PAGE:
Bugaboo’s first design collaboration with Dutch artist and designer Bas Kosters was done by you…how did it happen?
In 2005, everywhere in the Netherlands you saw Bugaboo strollers rolling along the streets. They were becoming a common sight and we thought we needed to do something for the people who really wanted to differentiate. We decided to open ourselves up to new ideas and influences from outside of Bugaboo – to give parents something completely new and unexpected.
Because we were also like “the new kid on the block,” we thought a new and upcoming artist would be the best fit. There were a lot of amazing options, but the work from Bas really stood out, there was an immediate connection. His designs were so attractive and made us happy straight away: we immediately knew that Bas Kosters would be our first designer to work with.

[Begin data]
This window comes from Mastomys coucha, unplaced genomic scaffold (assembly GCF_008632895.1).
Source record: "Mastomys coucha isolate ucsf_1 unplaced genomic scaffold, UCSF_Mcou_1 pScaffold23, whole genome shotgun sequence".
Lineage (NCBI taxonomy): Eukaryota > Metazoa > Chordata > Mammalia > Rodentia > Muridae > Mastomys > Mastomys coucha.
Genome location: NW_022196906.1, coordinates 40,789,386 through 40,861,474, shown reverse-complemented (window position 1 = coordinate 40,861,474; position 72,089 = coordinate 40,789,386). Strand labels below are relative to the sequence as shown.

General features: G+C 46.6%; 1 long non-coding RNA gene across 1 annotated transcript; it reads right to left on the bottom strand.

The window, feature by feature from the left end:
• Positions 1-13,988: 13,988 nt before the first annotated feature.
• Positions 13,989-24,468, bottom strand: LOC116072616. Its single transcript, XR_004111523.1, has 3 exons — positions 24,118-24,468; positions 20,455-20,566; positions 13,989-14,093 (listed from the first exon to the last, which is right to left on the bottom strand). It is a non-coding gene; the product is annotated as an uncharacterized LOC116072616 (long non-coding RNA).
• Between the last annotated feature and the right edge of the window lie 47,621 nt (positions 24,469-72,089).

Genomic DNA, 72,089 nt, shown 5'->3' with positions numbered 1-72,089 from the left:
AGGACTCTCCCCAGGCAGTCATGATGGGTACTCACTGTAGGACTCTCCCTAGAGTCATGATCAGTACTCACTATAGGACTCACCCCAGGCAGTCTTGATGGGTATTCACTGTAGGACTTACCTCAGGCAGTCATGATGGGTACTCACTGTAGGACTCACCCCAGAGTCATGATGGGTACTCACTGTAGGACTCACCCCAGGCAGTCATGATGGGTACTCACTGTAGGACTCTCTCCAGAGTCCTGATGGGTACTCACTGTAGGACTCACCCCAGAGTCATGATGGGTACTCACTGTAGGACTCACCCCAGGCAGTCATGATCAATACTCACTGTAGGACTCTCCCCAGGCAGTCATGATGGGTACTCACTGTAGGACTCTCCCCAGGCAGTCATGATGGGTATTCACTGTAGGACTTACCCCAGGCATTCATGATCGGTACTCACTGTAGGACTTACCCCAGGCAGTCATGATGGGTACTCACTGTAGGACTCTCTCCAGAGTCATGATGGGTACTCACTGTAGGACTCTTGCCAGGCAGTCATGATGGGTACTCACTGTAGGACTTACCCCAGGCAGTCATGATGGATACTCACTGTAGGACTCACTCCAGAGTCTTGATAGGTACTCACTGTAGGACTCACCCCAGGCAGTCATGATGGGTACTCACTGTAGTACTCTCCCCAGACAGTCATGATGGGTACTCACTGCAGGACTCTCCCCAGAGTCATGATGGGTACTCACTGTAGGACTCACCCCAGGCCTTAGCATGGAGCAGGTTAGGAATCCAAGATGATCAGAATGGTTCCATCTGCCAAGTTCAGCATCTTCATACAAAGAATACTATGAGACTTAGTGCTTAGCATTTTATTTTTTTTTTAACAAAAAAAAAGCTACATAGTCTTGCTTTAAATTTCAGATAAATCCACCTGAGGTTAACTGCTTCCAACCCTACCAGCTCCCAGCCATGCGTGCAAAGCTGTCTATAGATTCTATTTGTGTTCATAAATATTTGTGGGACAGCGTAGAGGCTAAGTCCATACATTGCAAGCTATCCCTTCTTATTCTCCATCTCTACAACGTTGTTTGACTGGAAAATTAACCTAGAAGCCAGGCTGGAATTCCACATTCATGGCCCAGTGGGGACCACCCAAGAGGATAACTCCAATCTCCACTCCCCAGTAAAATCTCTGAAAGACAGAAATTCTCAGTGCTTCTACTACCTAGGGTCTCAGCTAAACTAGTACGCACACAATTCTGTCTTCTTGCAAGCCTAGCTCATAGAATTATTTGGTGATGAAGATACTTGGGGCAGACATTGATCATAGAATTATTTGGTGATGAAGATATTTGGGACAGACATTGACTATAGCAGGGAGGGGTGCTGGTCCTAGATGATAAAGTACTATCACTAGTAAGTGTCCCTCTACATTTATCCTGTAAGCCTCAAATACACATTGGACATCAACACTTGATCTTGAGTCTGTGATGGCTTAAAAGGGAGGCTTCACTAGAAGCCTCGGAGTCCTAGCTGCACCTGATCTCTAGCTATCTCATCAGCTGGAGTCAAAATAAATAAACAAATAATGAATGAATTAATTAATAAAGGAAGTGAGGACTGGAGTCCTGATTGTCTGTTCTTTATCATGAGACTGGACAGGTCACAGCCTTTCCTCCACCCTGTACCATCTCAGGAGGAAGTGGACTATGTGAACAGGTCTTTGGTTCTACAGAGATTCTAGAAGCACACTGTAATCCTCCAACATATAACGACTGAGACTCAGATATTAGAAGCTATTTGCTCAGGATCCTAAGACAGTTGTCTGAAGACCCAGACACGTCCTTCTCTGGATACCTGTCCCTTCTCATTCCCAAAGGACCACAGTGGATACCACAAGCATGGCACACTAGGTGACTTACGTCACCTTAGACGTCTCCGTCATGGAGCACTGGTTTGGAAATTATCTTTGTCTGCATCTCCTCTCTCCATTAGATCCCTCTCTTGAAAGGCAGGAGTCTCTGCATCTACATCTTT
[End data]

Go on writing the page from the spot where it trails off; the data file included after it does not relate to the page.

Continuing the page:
With this first collaboration, there was also an excellent opportunity for us to try something new, not only with fabrics but also with the hardware materials. For us, it was a big learning curve. The first Bas Kosters collaboration took us nearly two years to develop. We made a completely white frame, white plastics, everything. By that time, our machines were only set to make black pieces of hardware. It took us a while to fine-tune the colors and get it right, get it to look exactly like we had envisioned it.
To make it happen, we had to push it to the next level, going back to the core of a Bugaboo: form and function fully integrated. Treating the original product design of the Bugaboo stroller as a blank canvas, to help take the stroller into a new territory where we explored and where we could get inspired. In a sense our strollers became a traveling medium for creative statements.
This was the beginning of a journey that would bring us together with some of the world’s most exciting designers and cement our reputation as a company that dares to do things a little differently because we were the first company to take the stroller out of the playground and onto the catwalk.
In 2019, we did our second collaboration with Bas Kosters